Importance of bicuspid aortic valve phenotype on aortopathy

Importance of bicuspid aortic valve phenotype on aortopathy

Evaldas Girdauskas1, John A. Elefteriades2

1Department of Cardiothoracic Surgery, University Hospital Augsburg, Augsburg, Germany; 2Aortic Institute at Yale-New Haven, Yale Medicine Department of Surgery, New Haven, CT, USA

Correspondence to: Prof. Dr. Evaldas Girdauskas. Department of Cardiothoracic Surgery, Augsburg University Hospital, Stenglinstrasse 2, 86156 Augsburg, Germany. Email:

Submitted Jan 03, 2022. Accepted for publication Jun 07, 2022.

doi: 10.21037/acs-2022-bav-16


The heterogeneity of aortopathy associated with bicuspid aortic valve (BAV) remains a diagnostic and therapeutic challenge, despite several decades of exponential clinical and experimental research in this field. The interaction of congenital and hemodynamic factors plays a competing role in the aortopathy progression and hinders thereby the clinical prediction modelling. Nonetheless, several phenotypic features of BAV are associated with specific aortopathy patterns and may, therefore, guide our clinical decisions. This editorial article briefly summarizes the published associations between BAV phenotype and the concomitant aortopathy.

BAV cusp fusion pattern and aortopathy

Several observational studies described an empirical association between BAV cusp fusion pattern and the associated aortopathy. The most common pattern of the right and left coronary cusp fusion in BAV (i.e., BAV R/L) was linked to a more proximal type of aortopathy (i.e., dilatation of the sinus of Valsalva and of the proximal ascending aorta) as compared to the right coronary–non-coronary morphotype of BAV (i.e., BAV R/N) (1). On the contrary, BAV R/N was associated with a more distal form of aortopathy, limited to the distal ascending aorta and the proximal aortic arch, without involving the aortic root (1). These differences in the aortopathy shape might result from distinct transvalvular flow patterns in the different BAV cusp fusion patterns. Such transvalvular flow differences in distinct cusp fusion patterns were convincingly demonstrated by sophisticated 4D-flow cardiac magnetic resonance imaging (cMRI). This data supports the hemodynamic origin of BAV-associated aortopathy (2). Another evidence of hemodynamic impact has been the reported relationship between increased regional wall shear stress by 4D cMRI and regional aortic tissue remodeling (i.e., extracellular matrix dysregulation and elastic fiber degeneration) (3). These findings implicate BAV-related hemodynamics as a contributing factor in the development of aortopathy.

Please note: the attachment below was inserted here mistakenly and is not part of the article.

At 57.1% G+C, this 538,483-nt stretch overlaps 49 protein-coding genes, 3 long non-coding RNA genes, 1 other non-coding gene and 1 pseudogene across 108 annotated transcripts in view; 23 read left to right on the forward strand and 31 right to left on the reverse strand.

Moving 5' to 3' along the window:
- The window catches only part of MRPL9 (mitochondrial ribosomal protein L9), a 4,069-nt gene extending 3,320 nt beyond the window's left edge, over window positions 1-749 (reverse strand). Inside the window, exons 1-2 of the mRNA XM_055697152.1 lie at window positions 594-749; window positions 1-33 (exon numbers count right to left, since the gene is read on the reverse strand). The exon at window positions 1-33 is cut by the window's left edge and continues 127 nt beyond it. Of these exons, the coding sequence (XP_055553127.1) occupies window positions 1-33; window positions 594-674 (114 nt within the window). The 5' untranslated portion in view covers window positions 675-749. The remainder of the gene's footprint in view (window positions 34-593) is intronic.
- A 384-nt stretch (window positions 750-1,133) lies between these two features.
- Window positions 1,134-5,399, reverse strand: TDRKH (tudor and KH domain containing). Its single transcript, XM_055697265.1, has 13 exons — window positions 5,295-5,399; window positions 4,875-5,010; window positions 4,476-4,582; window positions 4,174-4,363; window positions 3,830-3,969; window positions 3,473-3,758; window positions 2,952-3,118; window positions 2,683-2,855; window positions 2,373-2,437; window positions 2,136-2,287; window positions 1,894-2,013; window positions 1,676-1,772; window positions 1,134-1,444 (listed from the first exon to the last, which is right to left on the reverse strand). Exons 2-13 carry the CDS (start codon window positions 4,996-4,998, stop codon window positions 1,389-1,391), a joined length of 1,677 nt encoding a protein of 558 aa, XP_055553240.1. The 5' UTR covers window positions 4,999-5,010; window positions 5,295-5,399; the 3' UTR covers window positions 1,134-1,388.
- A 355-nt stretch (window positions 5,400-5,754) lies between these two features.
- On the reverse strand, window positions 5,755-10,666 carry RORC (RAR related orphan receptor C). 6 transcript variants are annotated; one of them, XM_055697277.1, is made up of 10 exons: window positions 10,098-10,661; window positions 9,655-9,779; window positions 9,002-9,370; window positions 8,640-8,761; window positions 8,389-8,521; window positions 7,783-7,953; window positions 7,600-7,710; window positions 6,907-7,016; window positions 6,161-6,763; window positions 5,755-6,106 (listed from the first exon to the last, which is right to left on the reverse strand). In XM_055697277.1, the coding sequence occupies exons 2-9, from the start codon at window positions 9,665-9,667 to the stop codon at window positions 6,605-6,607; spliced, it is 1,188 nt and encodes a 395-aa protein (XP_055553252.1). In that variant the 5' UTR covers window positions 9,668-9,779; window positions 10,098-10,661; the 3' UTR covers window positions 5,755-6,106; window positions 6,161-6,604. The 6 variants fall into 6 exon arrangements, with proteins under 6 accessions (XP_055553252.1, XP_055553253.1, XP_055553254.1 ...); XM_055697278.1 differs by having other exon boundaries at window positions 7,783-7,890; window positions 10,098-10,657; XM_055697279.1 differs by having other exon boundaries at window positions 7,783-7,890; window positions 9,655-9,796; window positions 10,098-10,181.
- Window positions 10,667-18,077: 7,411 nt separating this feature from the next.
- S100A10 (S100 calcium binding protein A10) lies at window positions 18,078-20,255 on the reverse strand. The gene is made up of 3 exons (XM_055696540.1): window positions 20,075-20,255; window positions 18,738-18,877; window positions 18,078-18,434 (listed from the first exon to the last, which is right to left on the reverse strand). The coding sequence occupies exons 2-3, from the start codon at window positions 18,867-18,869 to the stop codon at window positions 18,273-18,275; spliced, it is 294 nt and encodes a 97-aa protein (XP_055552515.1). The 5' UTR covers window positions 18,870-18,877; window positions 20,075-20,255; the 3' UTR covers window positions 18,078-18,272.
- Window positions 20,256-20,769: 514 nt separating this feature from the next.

However, there is some discordant data regarding BAV phenotype and the concomitant aortopathy. Of note, symmetric BAV valves (i.e., Sievers type 0) have been shown to result in an almost central, laminar transvalvular flow pattern, without relevant rheological disturbances. However, type 0 BAV’s are frequently associated with a root-type aortopathy, which cannot be explained by deleterious transvalvular hemodynamics. Furthermore, quite a few very asymmetric type I BAV’s with a resultant eccentric, deleterious transvalvular flow have a completely normal proximal aorta and never develop clinically relevant aortopathy (4). Such clinical observations reveal obvious limitations of the hemodynamic/rheologic theory and turn our attention toward congenital factors.

In line with the congenital hypothesis, previous experimental work provided valid data showing that R/N BAVs and R/L BAVs may have different etiologies and result from distinct morphogenetic defects during embryogenesis (5). Furthermore, BAV morphotype, i.e., R/N BAV vs. R/L BAV, seems to be an important determinant of the elastic properties and dimensions of the aorta (6). Moreover, R/L BAVs have a more severe degree of aortic wall degeneration than R/N BAVs and are significantly more frequently associated with coarctation of the aorta. These data suggest that the congenital factors that determine the formation of R/N and R/L BAV may also be involved in the occurrence and the progression of BAV-associated aortopathy.